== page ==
Looking down the camera: how to effectively communicate in an online world

Communicating online requires something of a performance. I’m not suggesting you need to pretend to be someone different. It’s more that you need to turn yourself up. In my case apparently, I morph from really nice in person to extremely nice on Zoom.

The reality is that making an impact and genuinely connecting online, requires some effort and focus on your part. Putting your best face forward when you’re contending with patchy bandwidth, audio lags and people awkwardly talking over each other, is much harder than navigating the easy ebb and flow of conversation when you’re in the same physical space.

So how do you stand out from the crowd, online? Keep reading, you’ll nail it with a few simple steps.

Let’s start with the technical aspects. I’m constantly surprised by how many public figures and spokespeople detract from their delivery by overlooking these bits, so take the time to get them right.

1. Your eyeline.

It’s important to have good eyeline so your audience feels you’re looking into their eyes. Eye contact is the single most effective way for you to form a connection with the people you are speaking to. Improvise if you need to and perch your laptop or device onto a pile of books to elevate it, so the tiny camera lens is at your eye level. If you’re in a question and answer forum, avoid the temptation to look down your screen to respond to the face of the questioner. That will only make you lose your eye contact with the rest of your audience.

Top tip: Keep looking into your camera lens at all times.

2. Your backdrop

Attached as you may be to your favourite books, sitting in front of a bookcase can distract from your message. Confession time – when I’m in sessions with someone who’s got a bookcase behind them, I find my eyes wandering to their book collection to spot any books I have and to note which ones look interesting. All of which takes me away from what I should be doing – listening to the speaker.

Top tip: Go for a neutral backdrop which doesn’t distract.

3. Your lighting

Mobile lighting kits are useful, but you don’t need to spend lots of money to improve your light conditions. The simplest way to cast yourself in flattering light is to sit near a window and let the natural light work its magic. Avoid sitting with your back to the window or you’ll look shadowy and gloomy.

Top tip: Have the light source in front of you, not behind you.

4. Your audio

A standard set of earphones or a headset will lift the quality of your audio no end and will help to cut out some of the ambient noise in your environment. Top tip: Get comfortable using your earphones, they will lend volume, clarity and definition to your comments.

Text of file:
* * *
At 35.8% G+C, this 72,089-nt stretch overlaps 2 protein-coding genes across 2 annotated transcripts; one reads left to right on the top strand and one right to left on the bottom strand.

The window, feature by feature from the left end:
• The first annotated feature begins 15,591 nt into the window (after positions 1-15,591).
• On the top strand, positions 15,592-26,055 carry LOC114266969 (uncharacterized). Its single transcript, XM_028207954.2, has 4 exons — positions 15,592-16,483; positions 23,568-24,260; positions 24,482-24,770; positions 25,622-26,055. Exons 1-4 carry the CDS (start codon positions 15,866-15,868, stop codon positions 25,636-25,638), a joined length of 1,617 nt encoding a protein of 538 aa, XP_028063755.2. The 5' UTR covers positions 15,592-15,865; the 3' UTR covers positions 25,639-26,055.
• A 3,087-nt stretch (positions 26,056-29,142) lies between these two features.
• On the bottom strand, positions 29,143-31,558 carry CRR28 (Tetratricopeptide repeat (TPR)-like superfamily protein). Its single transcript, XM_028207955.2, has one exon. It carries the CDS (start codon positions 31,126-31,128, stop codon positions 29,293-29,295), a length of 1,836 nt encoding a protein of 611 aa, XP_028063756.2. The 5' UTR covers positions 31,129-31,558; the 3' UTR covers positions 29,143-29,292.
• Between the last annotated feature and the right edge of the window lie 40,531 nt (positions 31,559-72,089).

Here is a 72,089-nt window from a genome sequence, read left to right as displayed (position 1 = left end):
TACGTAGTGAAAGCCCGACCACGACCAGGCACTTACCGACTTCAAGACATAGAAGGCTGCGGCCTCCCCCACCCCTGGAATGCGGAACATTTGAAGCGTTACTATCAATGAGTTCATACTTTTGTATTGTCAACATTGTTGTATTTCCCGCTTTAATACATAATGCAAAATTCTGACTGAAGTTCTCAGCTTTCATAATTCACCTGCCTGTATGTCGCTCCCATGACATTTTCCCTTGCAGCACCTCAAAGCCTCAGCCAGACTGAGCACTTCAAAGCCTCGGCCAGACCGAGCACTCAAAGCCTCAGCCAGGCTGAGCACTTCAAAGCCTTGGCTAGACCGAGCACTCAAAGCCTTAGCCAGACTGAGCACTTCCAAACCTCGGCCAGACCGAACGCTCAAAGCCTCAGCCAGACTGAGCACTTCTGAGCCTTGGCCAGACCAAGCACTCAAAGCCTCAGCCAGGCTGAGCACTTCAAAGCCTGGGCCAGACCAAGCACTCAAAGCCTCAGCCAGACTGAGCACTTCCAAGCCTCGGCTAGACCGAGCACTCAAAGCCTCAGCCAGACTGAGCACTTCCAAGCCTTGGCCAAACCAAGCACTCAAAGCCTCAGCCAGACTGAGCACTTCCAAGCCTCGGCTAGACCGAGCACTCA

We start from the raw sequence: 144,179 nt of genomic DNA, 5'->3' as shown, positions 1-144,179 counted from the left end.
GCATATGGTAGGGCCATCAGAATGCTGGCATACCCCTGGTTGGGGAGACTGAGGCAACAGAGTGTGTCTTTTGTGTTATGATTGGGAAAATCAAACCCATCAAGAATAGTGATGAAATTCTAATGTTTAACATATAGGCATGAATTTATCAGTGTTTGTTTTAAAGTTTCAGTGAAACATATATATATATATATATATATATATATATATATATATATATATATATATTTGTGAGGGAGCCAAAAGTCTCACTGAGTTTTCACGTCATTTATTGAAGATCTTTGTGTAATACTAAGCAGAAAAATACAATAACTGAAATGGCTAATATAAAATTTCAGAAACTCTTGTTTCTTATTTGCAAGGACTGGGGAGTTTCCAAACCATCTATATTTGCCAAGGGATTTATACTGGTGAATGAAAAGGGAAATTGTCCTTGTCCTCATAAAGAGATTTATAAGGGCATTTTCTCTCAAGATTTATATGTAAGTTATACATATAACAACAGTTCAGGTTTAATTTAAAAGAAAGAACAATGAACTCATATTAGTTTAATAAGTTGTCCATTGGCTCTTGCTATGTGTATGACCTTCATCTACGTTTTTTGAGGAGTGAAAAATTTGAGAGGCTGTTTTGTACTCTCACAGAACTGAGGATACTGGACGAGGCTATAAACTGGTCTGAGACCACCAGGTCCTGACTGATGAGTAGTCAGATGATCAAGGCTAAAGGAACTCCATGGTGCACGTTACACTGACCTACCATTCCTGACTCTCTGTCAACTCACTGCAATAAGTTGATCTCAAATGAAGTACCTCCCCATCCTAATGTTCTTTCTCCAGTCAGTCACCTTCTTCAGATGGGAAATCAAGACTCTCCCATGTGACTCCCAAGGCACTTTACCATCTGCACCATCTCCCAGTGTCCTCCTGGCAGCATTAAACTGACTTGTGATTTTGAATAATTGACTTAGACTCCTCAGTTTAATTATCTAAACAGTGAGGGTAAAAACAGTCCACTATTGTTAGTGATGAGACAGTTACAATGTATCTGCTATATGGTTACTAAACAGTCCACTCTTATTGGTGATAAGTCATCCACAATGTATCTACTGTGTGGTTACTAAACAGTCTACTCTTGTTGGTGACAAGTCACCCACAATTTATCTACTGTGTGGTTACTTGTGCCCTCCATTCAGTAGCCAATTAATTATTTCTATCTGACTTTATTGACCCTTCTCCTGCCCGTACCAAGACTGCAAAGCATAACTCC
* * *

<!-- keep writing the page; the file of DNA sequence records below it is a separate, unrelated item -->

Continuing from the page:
For very little effort, these technical tips will go a long way to improving your online presence. It’s the next step however which sets the best communicators apart.

How you listen is as important as how you speak.

In the family tree of communications, listening tends to be the poor cousin. We hear lots about the skills we need to inform, to persuade, to influence. But there’s less said about the art of listening and even less about how to listen online.

Listening well is one of the hallmarks of great communication. If you’ve had the pleasure of being in a conversation with a sophisticated communicator, I’m betting you felt energised in their company. And chances are that’s because they were doing what skilled communicators do – listening attentively and validating your presence (even if disagreeing with you) by responding and playing back some of your ideas, words or phrases (“Really? Interesting you say that because …”). They were possibly also acknowledging your emotional mood, either through verbal cues or non-verbal ones, such as their facial expression or their body language. These are all the signs of someone who can skilfully turn a back and forth exchange into a seamless conversation.

So when you’re online, here are a few simple do’s and don’ts to elevate your listening skills. Once again, a little effort will pay off big time.

Do – make eye contact, make sure your body language reflects that you are engaged in the conversation, make it clear through your verbal and non-verbal cues that you understand/agree/disagree with what you are hearing.

Don’t – I introduce the don’ts with a caveat. In a remote working world, it’s invariable that “life” will spill over into “work” – kids needing your time, deliveries being dropped to your door, dogs barking (or in my case, crying) because you haven’t paid them attention for the past two-and-a- half seconds, family members walking into the room mid-meeting. That’s all ok. In fact one of the great joys of remote working has been the window it has offered into the lives of my colleagues, which I otherwise wouldn’t have seen. There are plenty of things you can control however, to be a great listener. So don’t check your phone or emails constantly, don’t eat your lunch online and don’t turn your video off if you can help it.

Finally, look back at some of your online communications. Record a few sessions and when you’re watching them, ask yourself whether your presence was impactful and whether you seemed to be listening with intent. If, after that you’re still not certain, I’m sure Raj would be happy to give you his critique.

By Michele Fonseca, head of training and capability at strategic communications agency Bastion Reputation Management and a former ABC journalist and senior executive

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